Surprising property price rise at the end of 2015 analysis includes data from Rightmove and Hometrack

publication date: Jan 14, 2016
 | 
author/source: Kate Faulkner, Property Expert and Author of Which? Property Books

Surprising property price rise at the end of 2015

Nationally we saw property prices take a bit of a jump towards the end of the year, although indices which include cash sales as opposed to purely mortgaged sales (Nationwide) show a higher growth, year on year. The Halifax suggested rise of 9% looks very out of sync with the rest of the indices, most suggesting a 5-6% rise.

But when comparing the market to individual annual growth over the last 10 years, things are looking good for homeowners and those looking to trade up. Although first-time buyers are having to pay more year on year, when you look at price performance locally, most regions are still good value versus the pre-credit crunch price levels.

Property price report national headlines

  • Rightmove “Strongest December since 2006 as Rightmove forecasts 6% rise next year.”
  • NAEA “Demand for housing soars as sales to first time buyers plunges.”
  • RICS “Lack of stock continuing to drive price growth.”
  • Nationwide “House price growth picks up as 2015 draws to a close.”
  • Halifax “Quarterly house price growth remains below 2%.”
  • LSL “House prices break new record, even as monthly growth falters.”
  • Hometrack “City house price growth ends year on the up.”
  • Land Registry “The annual price change now stands at 5.6 per cent.”

Property price reports by UK country: England, Wales, Scotland and Northern Ireland

Country data shows that Welsh prices are up year on year by 3.7%, but growth lags behind the annual average of 5.8%. At this rate, as property prices are still 12% lower than they were before the credit crunch hit, it will take another three years (2018) for Welsh prices to recover to pre-credit crunch levels. This would mean property prices would have been in recession for 10 years in the area.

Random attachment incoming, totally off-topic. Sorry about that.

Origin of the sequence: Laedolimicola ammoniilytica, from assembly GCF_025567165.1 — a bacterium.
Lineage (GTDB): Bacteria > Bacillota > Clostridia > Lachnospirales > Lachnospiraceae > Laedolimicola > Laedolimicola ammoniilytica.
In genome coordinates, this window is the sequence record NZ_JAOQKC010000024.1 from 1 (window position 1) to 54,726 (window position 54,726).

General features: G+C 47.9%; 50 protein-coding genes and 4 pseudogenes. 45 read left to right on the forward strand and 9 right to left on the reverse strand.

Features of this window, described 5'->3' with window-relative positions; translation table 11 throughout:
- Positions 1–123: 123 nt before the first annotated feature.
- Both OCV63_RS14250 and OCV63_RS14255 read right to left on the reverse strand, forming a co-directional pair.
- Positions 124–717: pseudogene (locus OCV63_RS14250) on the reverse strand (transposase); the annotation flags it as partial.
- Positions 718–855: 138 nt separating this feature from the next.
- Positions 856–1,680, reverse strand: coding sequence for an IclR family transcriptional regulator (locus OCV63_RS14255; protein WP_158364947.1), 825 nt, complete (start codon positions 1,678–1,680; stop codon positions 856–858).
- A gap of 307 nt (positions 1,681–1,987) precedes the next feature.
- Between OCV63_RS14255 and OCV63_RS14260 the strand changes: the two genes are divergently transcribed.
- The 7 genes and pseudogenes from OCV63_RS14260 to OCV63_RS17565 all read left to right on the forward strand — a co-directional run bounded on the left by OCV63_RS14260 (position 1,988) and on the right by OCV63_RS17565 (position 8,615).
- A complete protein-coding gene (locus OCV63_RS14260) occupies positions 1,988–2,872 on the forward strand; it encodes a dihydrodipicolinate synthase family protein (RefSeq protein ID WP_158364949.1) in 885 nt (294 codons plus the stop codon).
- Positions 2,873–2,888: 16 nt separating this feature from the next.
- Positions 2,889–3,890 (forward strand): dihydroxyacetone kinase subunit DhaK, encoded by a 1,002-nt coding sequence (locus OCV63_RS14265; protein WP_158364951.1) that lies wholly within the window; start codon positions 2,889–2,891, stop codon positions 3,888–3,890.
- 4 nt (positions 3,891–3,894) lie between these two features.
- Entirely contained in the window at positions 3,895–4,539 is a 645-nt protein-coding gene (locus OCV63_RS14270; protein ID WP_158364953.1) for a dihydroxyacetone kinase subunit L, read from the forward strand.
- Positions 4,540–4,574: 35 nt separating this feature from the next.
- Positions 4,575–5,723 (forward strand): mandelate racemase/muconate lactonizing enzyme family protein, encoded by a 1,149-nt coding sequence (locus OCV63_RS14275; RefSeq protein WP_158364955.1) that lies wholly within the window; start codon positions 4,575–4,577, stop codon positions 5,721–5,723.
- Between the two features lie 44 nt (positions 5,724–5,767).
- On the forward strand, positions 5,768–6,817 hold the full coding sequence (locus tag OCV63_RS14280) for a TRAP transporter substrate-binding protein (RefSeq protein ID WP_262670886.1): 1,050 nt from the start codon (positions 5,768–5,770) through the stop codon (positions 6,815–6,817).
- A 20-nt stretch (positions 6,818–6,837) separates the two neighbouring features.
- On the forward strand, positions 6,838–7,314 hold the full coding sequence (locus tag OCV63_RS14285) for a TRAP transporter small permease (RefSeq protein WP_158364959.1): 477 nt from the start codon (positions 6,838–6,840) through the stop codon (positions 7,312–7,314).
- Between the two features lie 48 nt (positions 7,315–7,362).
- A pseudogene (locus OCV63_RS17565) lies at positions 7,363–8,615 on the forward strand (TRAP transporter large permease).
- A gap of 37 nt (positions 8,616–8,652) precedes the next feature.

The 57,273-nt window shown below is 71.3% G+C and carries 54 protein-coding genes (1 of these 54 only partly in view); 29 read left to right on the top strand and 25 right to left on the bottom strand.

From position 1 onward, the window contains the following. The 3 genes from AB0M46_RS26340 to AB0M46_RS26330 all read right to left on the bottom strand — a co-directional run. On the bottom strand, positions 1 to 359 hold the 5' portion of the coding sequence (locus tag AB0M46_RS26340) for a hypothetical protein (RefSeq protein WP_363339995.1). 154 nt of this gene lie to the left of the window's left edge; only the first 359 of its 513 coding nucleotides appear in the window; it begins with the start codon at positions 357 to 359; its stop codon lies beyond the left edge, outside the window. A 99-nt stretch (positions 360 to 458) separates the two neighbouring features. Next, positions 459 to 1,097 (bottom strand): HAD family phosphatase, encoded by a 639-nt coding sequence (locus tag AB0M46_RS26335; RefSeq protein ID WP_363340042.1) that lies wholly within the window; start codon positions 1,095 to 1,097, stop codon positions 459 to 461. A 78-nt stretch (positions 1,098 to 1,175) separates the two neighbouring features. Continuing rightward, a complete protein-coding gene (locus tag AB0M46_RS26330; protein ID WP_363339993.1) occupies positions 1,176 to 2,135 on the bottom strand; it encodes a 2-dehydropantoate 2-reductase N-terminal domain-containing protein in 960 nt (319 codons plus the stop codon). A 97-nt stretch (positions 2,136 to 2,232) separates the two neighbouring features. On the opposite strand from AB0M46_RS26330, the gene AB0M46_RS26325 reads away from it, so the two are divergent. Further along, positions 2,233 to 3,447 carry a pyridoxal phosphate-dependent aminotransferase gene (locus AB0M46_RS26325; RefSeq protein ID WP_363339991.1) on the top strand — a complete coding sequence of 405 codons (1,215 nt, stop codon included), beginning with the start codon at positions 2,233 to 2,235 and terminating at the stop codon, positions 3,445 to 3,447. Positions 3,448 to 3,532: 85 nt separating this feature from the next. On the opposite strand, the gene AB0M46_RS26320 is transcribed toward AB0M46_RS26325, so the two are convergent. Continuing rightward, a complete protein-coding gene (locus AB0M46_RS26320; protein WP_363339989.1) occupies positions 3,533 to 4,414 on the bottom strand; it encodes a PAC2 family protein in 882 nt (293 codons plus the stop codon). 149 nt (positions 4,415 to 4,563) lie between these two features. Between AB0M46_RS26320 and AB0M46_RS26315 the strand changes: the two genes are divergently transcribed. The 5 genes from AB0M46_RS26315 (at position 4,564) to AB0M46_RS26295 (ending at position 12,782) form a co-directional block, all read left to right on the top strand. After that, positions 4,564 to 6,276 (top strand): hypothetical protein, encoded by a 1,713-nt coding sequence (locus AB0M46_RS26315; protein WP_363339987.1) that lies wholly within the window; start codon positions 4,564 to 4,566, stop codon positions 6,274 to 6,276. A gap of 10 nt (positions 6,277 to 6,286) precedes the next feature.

Scotland’s index is created differently so can’t be compared to other country performance, but currently prices are seeing some good growth, although still recovering to their pre-credit crunch averages. Hometrack’s index which suggests Glasgow and Edinburgh are up robustly year on year, while Aberdeen, due to the oil crisis, is seeing slight, but rare, falls.

Download the full report for January 2016

Northern Ireland stats show a big increase year on year of over 9%, but this disguises the huge falls seen since the credit crunch of 50% or more. And even at growth of 9% year on year, this would mean it would take nearly four more years (2019) for prices to recover. However, this growth does suggest that for those who want to get on the ladder or increase their investments, now might be a good time to consider buying. Any buyer would be wise to check what happened to property prices for the road/property they are buying during the credit crunch, to better understand the potential risks of a further credit crunch.

What will be interesting in 2016 is to see if the recovery seen now in England and large cities like Glasgow and Cardiff will spread out to the rest of the UK, or if we are experiencing, possibly for the first time, much more steady and affordable annual property price growth.

Country data shows that Welsh prices are up year on year by 3.7%, but growth lags behind the annual average of 5.8%. At this rate, as property prices are still 12% lower than they were before the credit crunch hit, it will take another three years (2018) for Welsh prices to recover to pre-credit crunch levels. This would mean property prices would have been in recession for 10 years in the area.

Scotland’s index is created differently so can’t be compared to other country performance, but currently prices are seeing some good growth, although still recovering to their pre-credit crunch averages. Hometrack’s index which suggests Glasgow and Edinburgh are up robustly year on year, while Aberdeen, due to the oil crisis, is seeing slight, but rare, falls.

Northern Ireland stats show a big increase year on year of over 9%, but this disguises the huge falls seen since the credit crunch of 50% or more. And even at growth of 9% year on year, this would mean it would take nearly four more years (2019) for prices to recover. However, this growth does suggest that for those who want to get on the ladder or increase their investments, now might be a good time to consider buying. Any buyer would be wise to check what happened to property prices for the road/property they are buying during the credit crunch, to better understand the potential risks of a further credit crunch.

What will be interesting in 2016 is to see if the recovery seen now in England and large cities like Glasgow and Cardiff will spread out to the rest of the UK, or if we are experiencing, possibly for the first time, much more steady and affordable annual property price growth

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